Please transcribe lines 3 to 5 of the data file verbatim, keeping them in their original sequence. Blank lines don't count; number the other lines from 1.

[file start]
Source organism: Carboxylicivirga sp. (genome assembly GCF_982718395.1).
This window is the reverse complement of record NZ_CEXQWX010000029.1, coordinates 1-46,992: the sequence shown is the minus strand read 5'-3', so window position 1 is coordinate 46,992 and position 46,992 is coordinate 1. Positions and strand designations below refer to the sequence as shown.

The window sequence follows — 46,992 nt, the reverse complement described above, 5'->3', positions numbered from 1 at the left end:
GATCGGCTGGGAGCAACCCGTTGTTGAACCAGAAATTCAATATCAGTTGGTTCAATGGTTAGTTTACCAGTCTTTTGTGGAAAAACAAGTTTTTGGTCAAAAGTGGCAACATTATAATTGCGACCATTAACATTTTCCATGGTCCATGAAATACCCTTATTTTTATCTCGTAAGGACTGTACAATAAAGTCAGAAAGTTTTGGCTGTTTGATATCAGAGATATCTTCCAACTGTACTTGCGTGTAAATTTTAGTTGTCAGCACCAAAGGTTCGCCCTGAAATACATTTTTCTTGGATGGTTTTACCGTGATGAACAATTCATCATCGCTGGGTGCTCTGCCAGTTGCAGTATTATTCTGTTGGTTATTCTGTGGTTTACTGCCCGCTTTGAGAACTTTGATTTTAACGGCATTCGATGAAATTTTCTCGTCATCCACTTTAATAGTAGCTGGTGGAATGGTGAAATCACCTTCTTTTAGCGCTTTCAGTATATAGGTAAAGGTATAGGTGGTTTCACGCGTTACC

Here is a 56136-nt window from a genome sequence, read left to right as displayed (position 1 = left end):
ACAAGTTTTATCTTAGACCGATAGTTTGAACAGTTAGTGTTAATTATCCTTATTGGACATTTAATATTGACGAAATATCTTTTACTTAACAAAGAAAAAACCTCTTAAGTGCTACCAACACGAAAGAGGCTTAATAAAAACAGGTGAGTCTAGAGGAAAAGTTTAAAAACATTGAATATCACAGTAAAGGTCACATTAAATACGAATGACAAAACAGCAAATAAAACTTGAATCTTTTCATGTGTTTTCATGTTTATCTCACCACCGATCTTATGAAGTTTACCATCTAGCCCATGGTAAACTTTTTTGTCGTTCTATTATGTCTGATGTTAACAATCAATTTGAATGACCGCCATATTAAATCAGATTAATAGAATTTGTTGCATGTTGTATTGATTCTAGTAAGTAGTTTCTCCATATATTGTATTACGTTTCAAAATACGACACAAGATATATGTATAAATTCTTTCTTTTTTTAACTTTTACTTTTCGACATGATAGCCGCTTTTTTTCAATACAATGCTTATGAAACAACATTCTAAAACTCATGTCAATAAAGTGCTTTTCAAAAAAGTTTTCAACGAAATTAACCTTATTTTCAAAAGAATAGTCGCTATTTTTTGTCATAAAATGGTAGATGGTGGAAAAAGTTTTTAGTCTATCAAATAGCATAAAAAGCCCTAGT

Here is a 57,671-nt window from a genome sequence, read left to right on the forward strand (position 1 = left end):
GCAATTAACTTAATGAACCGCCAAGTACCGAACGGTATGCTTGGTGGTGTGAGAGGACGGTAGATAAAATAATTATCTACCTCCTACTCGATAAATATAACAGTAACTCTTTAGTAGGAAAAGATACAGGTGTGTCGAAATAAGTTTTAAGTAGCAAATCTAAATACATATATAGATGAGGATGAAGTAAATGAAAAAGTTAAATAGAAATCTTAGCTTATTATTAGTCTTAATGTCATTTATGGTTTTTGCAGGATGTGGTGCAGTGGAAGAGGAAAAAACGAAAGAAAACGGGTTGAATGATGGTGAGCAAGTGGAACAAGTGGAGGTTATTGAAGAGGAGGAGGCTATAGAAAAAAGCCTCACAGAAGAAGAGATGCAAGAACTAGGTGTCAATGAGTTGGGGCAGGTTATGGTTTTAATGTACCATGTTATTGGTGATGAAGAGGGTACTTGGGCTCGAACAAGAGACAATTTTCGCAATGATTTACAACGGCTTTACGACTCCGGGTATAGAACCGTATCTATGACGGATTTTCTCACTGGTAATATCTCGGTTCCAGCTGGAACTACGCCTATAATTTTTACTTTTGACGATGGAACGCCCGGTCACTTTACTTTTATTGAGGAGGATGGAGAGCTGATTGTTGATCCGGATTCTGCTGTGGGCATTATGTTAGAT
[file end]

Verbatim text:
The window sequence follows — 46,992 nt, the reverse complement described above, 5'->3', positions numbered from 1 at the left end:
GATCGGCTGGGAGCAACCCGTTGTTGAACCAGAAATTCAATATCAGTTGGTTCAATGGTTAGTTTACCAGTCTTTTGTGGAAAAACAAGTTTTTGGTCAAAAGTGGCAACATTATAATTGCGACCATTAACATTTTCCATGGTCCATGAAATACCCTTATTTTTATCTCGTAAGGACTGTACAATAAAGTCAGAAAGTTTTGGCTGTTTGATATCAGAGATATCTTCCAACTGTACTTGCGTGTAAATTTTAGTTGTCAGCACCAAAGGTTCGCCCTGAAATACATTTTTCTTGGATGGTTTTACCGTGATGAACAATTCATCATCGCTGGGTGCTCTGCCAGTTGCAGTATTATTCTGTTGGTTATTCTGTGGTTTACTGCCCGCTTTGAGAACTTTGATTTTAACGGCATTCGATGAAATTTTCTCGTCATCCACTTTAATAGTAGCTGGTGGAATGGTGAAATCACCTTCTTTTAGCGCTTTCAGTATATAGGTAAAGGTATAGGTGGTTTCACGCGTTACC

Here is a 56136-nt window from a genome sequence, read left to right as displayed (position 1 = left end):